Bobby was a well-known night owl. It is written, “After midnight he would turn on the radio and, according to Eidinow and Edmonds in Bobby Fischer Goes To War, (A tremendously good book! AW). The Temptations

and The Four Tops

were among his favorite bands, but he also liked jazz and heavy-metal rock.” Bobby, my Man!

Was Bobby a genius?

“I once stated in a newspaper article that Fischer was a genius capable of being a recipient of the Nobel prize in any chosen field. Much later a reporter asked Fischer: ‘Are you a chess genius?’ Fischer answered: ‘I am a genius, but by the winds of fate I started to play chess.’

The Lady At The Bar

The author writes, “After a very long and difficult session on energy-prices I was in my hotel room near midnight, tried to go to sleep but without success…” “So I left my hotel room and headed straight to the bar and ordered a double cognac. At the bar there was a small gathering of people. A middle-aged woman approached me, sat by my side and asked: ‘Aren’t you this guy Mr. Thorarinsson.’ This surprised me-but not altogether. I had been asked the same question a few times in Kastrup and at some other airports…” I answered: ‘Yes.’ Then the new-found acquaintance said to me: ‘I want to give you an advice. I have worked as an interpreter in the negotiations between the United States and the Soviet Union in the attempts to restrain the arms race in strategic ballistic missiles with nuclear weapons. When the Soviets suggest or demand something you may never say no. If you do that you have terminated the meeting. You just always have to say: ‘Yes, but… I would really like to accept your proposal and I do agree on most of your points of view, but my circumstances are such that it is not entirely up to me.’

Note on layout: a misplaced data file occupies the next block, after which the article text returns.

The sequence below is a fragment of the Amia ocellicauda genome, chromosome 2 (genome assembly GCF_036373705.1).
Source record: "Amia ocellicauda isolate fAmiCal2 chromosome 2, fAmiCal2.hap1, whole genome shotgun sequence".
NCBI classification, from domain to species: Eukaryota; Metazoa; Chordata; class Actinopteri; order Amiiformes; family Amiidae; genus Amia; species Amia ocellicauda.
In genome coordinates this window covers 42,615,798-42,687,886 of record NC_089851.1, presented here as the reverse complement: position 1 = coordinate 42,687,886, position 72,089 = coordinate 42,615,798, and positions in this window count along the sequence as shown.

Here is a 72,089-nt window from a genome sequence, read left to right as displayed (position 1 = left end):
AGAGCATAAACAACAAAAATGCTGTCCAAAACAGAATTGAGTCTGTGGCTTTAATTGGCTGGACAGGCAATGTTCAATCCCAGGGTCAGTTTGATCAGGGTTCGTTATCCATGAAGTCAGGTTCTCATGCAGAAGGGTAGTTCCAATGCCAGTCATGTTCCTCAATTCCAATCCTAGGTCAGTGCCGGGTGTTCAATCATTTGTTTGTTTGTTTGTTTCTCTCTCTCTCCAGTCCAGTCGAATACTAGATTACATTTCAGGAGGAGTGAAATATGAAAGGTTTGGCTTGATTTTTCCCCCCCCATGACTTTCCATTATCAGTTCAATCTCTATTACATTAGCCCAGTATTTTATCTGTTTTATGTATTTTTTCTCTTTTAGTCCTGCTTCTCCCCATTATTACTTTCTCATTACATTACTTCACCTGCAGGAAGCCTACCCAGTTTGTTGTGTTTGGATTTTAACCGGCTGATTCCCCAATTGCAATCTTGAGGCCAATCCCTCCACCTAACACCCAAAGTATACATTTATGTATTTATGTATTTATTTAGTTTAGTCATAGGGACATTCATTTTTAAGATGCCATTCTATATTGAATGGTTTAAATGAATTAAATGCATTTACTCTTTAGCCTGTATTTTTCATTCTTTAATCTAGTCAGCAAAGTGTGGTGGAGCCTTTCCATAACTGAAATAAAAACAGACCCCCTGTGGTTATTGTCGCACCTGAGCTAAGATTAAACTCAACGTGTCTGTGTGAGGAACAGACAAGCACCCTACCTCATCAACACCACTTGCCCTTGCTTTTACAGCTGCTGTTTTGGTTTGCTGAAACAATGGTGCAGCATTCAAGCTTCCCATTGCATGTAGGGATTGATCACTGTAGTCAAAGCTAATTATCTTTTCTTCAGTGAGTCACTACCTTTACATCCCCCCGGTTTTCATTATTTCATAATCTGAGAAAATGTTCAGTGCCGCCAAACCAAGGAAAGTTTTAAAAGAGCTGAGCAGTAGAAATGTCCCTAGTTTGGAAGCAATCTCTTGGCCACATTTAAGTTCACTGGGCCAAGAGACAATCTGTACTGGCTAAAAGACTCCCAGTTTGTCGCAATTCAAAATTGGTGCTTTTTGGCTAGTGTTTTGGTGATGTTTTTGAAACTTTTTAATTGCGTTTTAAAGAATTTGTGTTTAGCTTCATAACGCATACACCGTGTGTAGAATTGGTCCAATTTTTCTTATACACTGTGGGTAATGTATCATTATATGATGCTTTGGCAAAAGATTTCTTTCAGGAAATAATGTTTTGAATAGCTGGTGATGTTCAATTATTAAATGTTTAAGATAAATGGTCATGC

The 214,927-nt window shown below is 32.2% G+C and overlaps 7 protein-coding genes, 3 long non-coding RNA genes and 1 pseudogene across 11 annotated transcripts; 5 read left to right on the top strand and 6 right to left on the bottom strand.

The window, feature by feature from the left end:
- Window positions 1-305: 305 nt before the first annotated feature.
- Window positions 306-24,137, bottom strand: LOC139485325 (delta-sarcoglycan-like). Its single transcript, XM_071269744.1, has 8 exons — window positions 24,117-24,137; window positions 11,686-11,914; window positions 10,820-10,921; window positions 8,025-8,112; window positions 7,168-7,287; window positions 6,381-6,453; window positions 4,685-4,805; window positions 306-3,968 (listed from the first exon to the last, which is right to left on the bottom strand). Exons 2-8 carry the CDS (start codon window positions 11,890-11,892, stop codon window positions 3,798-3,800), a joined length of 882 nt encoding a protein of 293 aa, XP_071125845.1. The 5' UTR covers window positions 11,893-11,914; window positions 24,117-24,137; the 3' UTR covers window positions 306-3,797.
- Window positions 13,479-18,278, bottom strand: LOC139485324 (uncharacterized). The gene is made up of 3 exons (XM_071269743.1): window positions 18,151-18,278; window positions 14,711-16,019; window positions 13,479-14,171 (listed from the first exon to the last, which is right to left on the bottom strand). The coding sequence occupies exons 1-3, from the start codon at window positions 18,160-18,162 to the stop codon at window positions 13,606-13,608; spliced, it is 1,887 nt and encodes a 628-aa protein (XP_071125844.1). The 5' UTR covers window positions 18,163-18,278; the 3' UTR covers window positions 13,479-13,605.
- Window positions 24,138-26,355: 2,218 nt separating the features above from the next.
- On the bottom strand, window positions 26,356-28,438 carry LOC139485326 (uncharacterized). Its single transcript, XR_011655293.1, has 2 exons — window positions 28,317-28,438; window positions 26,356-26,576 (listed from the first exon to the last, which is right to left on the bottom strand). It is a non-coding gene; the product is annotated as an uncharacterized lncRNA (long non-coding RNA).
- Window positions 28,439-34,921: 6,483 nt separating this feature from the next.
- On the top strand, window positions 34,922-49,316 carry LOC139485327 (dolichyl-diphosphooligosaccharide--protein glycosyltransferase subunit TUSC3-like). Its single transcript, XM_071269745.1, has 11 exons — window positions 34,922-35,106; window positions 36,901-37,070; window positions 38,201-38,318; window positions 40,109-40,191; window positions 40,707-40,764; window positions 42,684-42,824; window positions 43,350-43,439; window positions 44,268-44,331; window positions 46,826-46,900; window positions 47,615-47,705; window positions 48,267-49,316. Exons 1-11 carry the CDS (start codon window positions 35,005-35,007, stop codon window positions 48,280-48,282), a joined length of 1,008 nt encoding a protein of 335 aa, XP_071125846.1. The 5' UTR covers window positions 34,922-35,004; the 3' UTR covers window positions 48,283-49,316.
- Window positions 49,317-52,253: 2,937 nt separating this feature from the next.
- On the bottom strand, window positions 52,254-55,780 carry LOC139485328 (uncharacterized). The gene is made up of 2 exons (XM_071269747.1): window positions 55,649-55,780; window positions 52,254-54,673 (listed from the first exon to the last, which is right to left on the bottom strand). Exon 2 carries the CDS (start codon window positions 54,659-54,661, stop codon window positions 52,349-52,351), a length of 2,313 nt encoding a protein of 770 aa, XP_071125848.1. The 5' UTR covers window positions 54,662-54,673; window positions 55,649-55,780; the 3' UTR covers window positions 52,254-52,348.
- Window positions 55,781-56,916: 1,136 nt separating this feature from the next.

The author continues, “To me this advice sounded funny and I guess that I appeared thankful without giving her words too much thought.” This comes into play later. Diplomacy is so damn disingenuous. Can part of the problem be that diplomats do not say what they want, or needs to be said? The only Democratic POTUS spoken of fondly by my parents generation was Harry Truman, because he had a reputation of speaking frankly.